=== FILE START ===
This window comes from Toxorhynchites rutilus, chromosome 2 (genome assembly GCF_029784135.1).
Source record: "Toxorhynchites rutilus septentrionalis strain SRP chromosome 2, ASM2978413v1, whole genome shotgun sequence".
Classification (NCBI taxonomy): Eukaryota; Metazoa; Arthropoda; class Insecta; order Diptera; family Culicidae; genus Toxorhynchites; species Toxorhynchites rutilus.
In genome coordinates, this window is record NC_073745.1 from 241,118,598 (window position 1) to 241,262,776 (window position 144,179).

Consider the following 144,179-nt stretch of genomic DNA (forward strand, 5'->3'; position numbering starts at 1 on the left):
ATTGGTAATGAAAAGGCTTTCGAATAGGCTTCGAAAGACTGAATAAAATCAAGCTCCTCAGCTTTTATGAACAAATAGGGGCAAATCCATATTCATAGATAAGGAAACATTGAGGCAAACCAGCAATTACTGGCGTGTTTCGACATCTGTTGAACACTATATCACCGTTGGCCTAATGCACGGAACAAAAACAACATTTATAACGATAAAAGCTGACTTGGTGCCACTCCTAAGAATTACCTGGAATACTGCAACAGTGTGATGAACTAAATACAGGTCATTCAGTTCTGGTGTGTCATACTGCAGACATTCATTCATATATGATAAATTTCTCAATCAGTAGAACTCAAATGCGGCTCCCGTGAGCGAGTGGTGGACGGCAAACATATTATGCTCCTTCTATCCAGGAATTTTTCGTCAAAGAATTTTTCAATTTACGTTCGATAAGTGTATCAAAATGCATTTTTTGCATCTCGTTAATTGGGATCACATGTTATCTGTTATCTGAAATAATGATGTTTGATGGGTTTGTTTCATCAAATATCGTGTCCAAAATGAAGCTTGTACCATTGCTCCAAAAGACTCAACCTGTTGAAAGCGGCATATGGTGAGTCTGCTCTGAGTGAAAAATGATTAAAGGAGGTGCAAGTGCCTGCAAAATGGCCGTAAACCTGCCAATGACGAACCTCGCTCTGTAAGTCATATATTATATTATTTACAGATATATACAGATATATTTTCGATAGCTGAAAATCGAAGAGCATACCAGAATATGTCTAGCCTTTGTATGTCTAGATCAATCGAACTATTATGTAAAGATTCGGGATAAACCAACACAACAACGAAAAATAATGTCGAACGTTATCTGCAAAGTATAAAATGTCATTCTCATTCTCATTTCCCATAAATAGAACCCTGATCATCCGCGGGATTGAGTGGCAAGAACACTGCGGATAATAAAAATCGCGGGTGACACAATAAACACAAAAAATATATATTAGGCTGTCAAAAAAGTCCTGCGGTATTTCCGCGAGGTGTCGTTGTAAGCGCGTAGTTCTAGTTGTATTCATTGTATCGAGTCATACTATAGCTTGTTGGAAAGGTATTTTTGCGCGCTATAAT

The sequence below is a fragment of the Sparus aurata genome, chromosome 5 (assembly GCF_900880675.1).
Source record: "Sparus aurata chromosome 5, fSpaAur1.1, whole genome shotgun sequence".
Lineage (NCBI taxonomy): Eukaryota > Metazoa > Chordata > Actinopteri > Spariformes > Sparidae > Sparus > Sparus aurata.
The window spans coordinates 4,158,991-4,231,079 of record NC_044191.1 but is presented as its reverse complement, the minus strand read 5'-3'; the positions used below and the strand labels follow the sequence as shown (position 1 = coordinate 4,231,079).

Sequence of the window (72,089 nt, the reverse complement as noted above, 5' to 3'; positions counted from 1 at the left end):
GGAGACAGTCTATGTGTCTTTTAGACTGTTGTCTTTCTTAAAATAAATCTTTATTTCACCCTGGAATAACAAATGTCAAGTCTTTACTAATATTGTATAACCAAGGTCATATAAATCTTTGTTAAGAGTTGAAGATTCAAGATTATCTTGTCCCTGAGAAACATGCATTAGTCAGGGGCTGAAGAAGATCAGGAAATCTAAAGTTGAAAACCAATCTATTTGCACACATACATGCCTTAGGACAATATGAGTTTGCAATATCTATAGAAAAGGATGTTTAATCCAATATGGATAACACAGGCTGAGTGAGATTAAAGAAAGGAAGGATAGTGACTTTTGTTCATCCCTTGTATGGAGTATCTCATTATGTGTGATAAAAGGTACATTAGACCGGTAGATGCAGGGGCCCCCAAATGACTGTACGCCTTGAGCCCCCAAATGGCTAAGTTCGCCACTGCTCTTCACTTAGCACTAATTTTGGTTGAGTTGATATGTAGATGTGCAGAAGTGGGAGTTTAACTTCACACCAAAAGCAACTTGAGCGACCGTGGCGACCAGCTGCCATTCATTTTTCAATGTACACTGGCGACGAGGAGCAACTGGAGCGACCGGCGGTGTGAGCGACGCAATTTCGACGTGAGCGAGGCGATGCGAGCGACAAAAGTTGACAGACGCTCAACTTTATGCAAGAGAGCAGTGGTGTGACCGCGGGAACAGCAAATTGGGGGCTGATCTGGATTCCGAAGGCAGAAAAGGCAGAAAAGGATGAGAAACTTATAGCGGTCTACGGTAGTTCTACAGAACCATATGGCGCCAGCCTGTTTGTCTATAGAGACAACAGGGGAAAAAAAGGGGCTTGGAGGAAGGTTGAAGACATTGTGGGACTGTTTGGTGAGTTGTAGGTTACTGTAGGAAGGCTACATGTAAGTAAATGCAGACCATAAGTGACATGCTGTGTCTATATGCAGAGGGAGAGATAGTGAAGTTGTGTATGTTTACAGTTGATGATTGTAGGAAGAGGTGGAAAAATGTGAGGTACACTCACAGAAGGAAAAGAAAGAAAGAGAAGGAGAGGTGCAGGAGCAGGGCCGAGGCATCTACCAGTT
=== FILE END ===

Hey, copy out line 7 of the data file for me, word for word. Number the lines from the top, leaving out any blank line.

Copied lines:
The sequence below is a fragment of the Sparus aurata genome, chromosome 5 (assembly GCF_900880675.1).